Analytics to estimate marketing performance and return on investment are not new to marketing. Traditionally, there have been two approaches that determine marketing spending: Response-based marketing and Cost-based marketing, each with inherent dangers. With the Align Method, The James Group offers Value-based marketing, an alternative approach based solely on the value of a customer.

Response-based marketing
Response-based marketing involves setting a marketing budget driven by customer acquisition goals and average response rates for certain advertising and media vehicles. The key danger here is that the budget set to reach a target acquisition number may be widely inappropriate for the actual value of the customer. The unfortunate tendency of this approach is to overspend on marketing and use expensive media vehicles which hurt the profitability of a company. The most important question of ³should we even be using a particular medium² can go unasked.

Cost-based marketing
Cost-based marketing involves setting a marketing budget as a percentage of overall operating expenses. The key danger here is that a budget determined as a percentage of overall expenses may not accurately reflect the value of a customer or the market opportunity. The unfortunate tendency with this approach is to use benchmarking of like businesses as the determining factor for spending. Thus an avenue for competitive advantage either by spending more or spending less is lost.

Value-based marketing
(Align Method) Value-based marketing involves understanding the life-time value of a customer at net present value. The key safety here is that marketing budgets are set to reflect profitable contribution to a company’s bottom line.

Many business school marketing courses teach the traditional value of a customer model. The conventional approach to lifetime value of a customer simply multiplies the number of years by the revenue per year and gross profit margin. The James Group’s Align process takes this one step further, factoring in a ³discount rate² based on the cost of capital for that particular business or industry to determine life-time value at net present value. When you know the present lifetime value of a customer, you have the true measure for how much you would or should be willing to invest to acquire a customer. This provides the real understanding to creating profitability.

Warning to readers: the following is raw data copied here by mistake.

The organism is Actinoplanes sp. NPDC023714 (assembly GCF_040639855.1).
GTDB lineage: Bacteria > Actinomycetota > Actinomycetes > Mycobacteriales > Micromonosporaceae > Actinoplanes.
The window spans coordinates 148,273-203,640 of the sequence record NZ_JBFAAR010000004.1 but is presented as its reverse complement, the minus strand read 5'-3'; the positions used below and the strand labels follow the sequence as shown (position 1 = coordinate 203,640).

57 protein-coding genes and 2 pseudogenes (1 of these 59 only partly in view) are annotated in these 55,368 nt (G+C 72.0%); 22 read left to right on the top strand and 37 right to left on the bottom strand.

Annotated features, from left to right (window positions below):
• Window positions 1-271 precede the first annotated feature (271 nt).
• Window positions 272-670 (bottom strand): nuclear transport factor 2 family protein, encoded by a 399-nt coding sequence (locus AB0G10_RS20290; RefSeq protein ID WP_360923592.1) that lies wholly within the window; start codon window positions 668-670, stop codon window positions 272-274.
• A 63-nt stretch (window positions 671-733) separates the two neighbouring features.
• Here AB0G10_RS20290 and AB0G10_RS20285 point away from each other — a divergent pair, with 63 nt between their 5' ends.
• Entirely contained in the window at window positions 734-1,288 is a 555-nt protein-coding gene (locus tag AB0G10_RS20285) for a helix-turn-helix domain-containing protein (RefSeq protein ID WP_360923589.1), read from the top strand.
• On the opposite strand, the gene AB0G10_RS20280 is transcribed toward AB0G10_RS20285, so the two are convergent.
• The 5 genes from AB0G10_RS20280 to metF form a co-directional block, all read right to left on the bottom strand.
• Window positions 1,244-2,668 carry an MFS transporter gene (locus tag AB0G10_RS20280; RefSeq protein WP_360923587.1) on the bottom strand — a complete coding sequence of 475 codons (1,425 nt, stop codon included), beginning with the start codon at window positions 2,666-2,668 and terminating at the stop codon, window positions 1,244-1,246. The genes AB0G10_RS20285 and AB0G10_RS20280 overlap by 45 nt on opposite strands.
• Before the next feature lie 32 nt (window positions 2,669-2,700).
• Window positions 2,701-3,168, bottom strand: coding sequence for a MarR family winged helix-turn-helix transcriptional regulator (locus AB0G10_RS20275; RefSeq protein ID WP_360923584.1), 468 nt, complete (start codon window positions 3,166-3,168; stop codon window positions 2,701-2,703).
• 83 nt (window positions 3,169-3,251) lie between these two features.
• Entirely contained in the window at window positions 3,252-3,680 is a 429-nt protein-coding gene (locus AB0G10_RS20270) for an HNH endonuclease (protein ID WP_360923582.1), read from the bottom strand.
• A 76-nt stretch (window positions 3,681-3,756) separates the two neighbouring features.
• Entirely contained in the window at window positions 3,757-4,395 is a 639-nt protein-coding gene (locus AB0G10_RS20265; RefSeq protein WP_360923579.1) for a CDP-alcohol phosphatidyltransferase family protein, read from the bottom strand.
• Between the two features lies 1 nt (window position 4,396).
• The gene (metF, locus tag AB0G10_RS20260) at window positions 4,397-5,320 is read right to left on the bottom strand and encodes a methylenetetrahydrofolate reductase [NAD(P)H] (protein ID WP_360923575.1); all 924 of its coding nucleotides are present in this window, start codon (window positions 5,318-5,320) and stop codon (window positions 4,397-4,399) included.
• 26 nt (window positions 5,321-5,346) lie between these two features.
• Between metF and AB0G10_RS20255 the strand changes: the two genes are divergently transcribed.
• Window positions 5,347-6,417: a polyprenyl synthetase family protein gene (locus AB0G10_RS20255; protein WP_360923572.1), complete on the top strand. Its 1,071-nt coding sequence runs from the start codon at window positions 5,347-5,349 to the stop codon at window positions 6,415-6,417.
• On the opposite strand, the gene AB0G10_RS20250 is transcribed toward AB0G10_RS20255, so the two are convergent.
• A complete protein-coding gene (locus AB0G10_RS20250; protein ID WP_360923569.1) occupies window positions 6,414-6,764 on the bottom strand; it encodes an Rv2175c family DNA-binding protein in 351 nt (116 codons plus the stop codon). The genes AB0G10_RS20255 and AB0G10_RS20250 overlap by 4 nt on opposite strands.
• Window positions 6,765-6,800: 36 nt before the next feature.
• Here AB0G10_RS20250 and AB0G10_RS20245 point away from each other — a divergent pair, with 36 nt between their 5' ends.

Case Study for Success
The Align Method has generated dramatic results. One such case involves The James Group’s marketing of ClickableOil.com, an energy company specializing in heating oil. Using Align, The James Group was able to reduce customer acquisition costs to 81% lower than the industry average and turn ClickableOil.com into a self-sustaining, profitable business eight weeks after launch.

Early in the strategy for ClickableOil.com an important discussion occurred. The prevailing thought in the heating oil industry is that advertising does not work and the only way to grow a heating oil business is to acquire other heating oil businesses. The practice in the industry is to purchase a customer at $1,050 or roughly $1 per gallon.

The key problem here is that the net present value of a customer held for three years in ClickableOil.com’s business model is $435. Clearly a traditional approach to customer acquisition would bankrupt the business.

The James Group looked closely at the case and outlined a strategy that could acquire customers and create profitability for ClickableOil. Tactics included guerrilla marketing, an ecommerce referral engine, small scale print advertising in local papers, direct mail, a short video to distribute to news stations, and press releases. The resulting campaign acquired 1016 customers with a media customer acquisition cost of $83.

The lowest cost tactic at $62 per customer proved to be sending actors and actresses to rail stations dressed in ClickableOil uniforms to pass out refrigerator magnets. The highest cost media tactic at $178 proved to be 60 second radio spots. The low media, service-intensive campaign yielded $86 per customer in agency fees, bringing the total marketing customer acquisition costs to $169 per customer. This is 84% below the industry average.

Using the Align chronology, ClickableOil also kept pace with the monthly targets and by the end of February was already into April numbers.

“The James Group exceeded our expectations for customer acquisition costs,” said Nick Cirillo, ClickableOil CEO. “They have been tremendous in making this a self-sustaining business.”

With an emphasis on creating profit and the old business school frameworks of revenue minus expenses for creating value as true as ever, the Align Method looks promising for companies seeking to reduce customer acquisition costs.

If you’d like to discuss the Align method or how it can help your company, call The James Group at 212-243-2022.

This entry was posted on Monday, April 27th, 2009 at 11:27 am and is filed under White Papers. You can follow any responses to this entry through the RSS 2.0 feed. You can leave a response, or trackback from your own site.